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Opinion

The Jeff Bezos trait we all share

Focus on impact and reinvention is the new career trajectory of the century

| North America
Jeff Bezos, pictured in April 2018: all of the senior leaders like him found that every career has a midnight hour.   © AP

Diana Wu David is an ex-Financial Times executive and Hong Kong-based strategist and speaker who teaches at Hong Kong University Business School. She is author of "Future Proof: Reinventing Work in the Age of Acceleration."

It came as a surprise to many that Jeff Bezos, at 57, decided to step down as CEO of Amazon this week to follow his passions and reinvent himself. Why would he leave Amazon during a blockbuster year?

In a letter to staff, Bezos said he will swap his "consuming" CEO role to spend more time on passion projects, from climate change to space exploration, which have global impact. This focus on impact and reinvention is the new career trajectory of the 21st century. It is an era of reinvention and of flourishing new careers for those executives who, like Bezos, say "I've never had more energy, and this isn't about retiring."

Dark factories and automation, including Amazon's own, have been seen as a threat to workers and cause for workplace angst about robots taking our jobs. Meanwhile, the bigger tsunami in the workplace is demographics, specifically the rise of the older worker.

Like climate change, the problem is large scale and abstract and therefore a blind spot for companies and individuals alike. By 2050 there will be more than 438 million people in China over the age of 65 and one in five people will be over the age of 80. In Hong Kong and Japan, workers over 50 are the fastest-growing segment of the workforce.

Companies and governments are falling behind. The World Economic Forum has spoken of a "global retirement time bomb," with developed countries needing to hike their retirement ages before their pension systems collapse. Just eight countries face a combined shortfall of $400 trillion by 2050. Four of these -- Japan, Australia, India and China -- are in Asia-Pacific.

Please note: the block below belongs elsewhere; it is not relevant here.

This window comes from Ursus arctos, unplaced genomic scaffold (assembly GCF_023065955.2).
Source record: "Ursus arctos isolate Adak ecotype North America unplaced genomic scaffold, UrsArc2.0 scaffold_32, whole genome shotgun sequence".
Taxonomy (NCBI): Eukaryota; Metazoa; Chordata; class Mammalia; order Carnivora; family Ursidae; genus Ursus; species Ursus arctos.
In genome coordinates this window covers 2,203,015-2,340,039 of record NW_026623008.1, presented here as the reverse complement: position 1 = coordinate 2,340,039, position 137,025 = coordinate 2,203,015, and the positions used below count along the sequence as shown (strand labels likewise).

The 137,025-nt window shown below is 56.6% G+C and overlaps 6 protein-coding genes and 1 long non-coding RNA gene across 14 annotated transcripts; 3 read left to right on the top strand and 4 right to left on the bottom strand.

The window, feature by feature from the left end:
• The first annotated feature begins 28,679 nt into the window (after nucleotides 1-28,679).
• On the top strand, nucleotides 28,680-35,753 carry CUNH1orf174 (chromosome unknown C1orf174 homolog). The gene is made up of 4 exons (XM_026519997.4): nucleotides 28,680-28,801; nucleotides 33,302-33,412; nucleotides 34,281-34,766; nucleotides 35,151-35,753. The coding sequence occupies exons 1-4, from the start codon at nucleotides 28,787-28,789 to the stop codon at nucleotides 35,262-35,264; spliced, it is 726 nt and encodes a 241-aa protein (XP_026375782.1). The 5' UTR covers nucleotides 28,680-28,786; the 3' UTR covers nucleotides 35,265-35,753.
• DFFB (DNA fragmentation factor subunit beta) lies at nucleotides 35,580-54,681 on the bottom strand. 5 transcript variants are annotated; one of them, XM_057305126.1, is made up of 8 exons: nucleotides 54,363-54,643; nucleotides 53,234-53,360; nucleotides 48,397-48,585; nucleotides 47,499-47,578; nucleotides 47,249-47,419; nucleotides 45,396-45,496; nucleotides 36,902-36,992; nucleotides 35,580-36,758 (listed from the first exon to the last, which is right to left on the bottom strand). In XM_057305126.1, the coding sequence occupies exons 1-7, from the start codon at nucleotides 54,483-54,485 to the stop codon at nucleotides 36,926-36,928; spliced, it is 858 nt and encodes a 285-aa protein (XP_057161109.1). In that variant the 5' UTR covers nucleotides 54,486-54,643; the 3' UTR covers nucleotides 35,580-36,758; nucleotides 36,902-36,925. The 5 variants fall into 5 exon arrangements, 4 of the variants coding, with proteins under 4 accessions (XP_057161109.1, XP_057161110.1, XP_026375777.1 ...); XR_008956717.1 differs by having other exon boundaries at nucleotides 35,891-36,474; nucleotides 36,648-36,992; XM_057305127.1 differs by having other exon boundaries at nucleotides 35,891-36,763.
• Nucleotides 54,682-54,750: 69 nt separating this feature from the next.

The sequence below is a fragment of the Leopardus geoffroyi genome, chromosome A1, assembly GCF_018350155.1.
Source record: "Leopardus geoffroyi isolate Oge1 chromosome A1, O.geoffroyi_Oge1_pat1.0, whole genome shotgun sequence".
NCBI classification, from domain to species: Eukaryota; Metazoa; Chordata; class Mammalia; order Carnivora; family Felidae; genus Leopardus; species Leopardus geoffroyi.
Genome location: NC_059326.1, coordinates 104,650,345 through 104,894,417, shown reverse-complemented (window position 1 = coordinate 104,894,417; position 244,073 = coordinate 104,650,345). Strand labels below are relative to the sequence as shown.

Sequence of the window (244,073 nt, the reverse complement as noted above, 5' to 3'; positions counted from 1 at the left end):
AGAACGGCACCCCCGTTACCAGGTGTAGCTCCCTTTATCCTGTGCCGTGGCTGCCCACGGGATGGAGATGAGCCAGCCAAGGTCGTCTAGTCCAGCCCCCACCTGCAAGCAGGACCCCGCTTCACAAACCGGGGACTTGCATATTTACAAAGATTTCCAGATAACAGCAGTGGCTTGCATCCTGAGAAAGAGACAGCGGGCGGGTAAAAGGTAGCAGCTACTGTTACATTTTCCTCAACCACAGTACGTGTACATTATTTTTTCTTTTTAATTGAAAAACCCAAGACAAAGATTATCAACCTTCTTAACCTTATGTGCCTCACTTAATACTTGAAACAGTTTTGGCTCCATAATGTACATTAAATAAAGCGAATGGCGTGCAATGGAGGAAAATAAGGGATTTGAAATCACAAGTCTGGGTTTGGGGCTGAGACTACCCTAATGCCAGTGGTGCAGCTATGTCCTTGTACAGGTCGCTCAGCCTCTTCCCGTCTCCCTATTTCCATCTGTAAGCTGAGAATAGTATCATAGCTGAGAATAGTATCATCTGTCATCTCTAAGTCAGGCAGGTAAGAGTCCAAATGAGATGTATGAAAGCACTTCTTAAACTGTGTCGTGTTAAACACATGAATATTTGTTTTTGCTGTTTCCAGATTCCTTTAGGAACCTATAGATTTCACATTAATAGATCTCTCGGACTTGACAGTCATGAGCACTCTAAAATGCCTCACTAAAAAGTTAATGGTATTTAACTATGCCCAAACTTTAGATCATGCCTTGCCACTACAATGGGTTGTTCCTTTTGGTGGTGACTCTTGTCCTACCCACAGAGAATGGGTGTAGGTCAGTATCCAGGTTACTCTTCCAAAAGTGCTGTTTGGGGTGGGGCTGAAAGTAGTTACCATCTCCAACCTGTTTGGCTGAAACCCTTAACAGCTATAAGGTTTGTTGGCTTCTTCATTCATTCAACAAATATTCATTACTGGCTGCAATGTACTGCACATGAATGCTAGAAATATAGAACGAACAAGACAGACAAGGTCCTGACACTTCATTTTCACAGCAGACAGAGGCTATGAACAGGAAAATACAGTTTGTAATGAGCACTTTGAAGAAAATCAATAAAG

Elderly people in Beijing, pictured in November 2020: by 2050 there will be more than 438 million people in China over the age of 65.   © Reuters

Green shoots abound. Nestle Hong Kong recently participated in the Hong Kong Employees Retraining Board to introduce internships for people over 50. There are new policies that are more age inclusive, such as extending caregiving leave to those people who need to look after parents or spouses. Mercer has even piloted a platform to use its retired consultants on ad hoc projects. Yet, these are insufficient when it comes to speed of adoption and scale.

COVID has accelerated this push for reinvention as executives wake up to the need to repurpose themselves for new longer careers. Aisha Fauzi, a senior aircraft finance lawyer from Malaysia -- and her hotelier husband -- are a prime example.

With aircraft grounded indefinitely and hotels closed, they initiated a long-held dream to start a permaculture business in Bali after years of research and preparation. The impact on their industries and the new norms of remote work in the pandemic allowed them to set up their business from a laptop before moving to Indonesia full-time. Early planning while still employed, including using holidays to build their network and see other farms, allowed them to build a bridge to future options.

Many reinventions are spurred by the desire to create more impact in the world around us. Singaporean banker Eric Sim started Institute of Life in 2016 while still pursuing his full-time work. His purpose is to fill the gap in the people skills so important to careers but not taught to young people at school. Leveraging social media he now has a thriving second career and 2.7 million LinkedIn followers that tune in to his career and life advice across Asia.

In some cases, deepening learning and contribution has been a driver. We are becoming accustomed to people like professor Roger King, who pursued a Ph.D. in his sixties to focus on family business research. Now a sought-after expert from his base at the Hong Kong University of Science and Technology, he is helping other families weather succession and success.

Like Bezos, all of these senior leaders found that every career has a midnight hour. But the smart people leave at five to twelve.

A longer life combined with a desire for impact, contribution, control over one's time and continued learning, all play into a push for reinvention. Using digital platforms, such people develop thought leadership that they can leverage into future roles in education, on boards or starting up new businesses.

Expert networks like Lynk Global, based in Hong Kong, Mimir in Japan or CapVision in China, are snapping up people with experience and deep wisdom to share. The increasing fluidity of work, with digital collaboration and dispersed project teams, means there has never been a better time to follow and monetize passions in a portfolio career. Companies will have to rethink outdated retirement policies and brittle work structures if they want to hold onto this intellectual capital.

Modern elders like Bezos, Fauzi or Sim may be the world's new titans, but the reality is that this new stage of life will come to us all. We are looking at longer, healthier years beyond normal retirement and wondering what on earth to do with them. And so we must reinvent.

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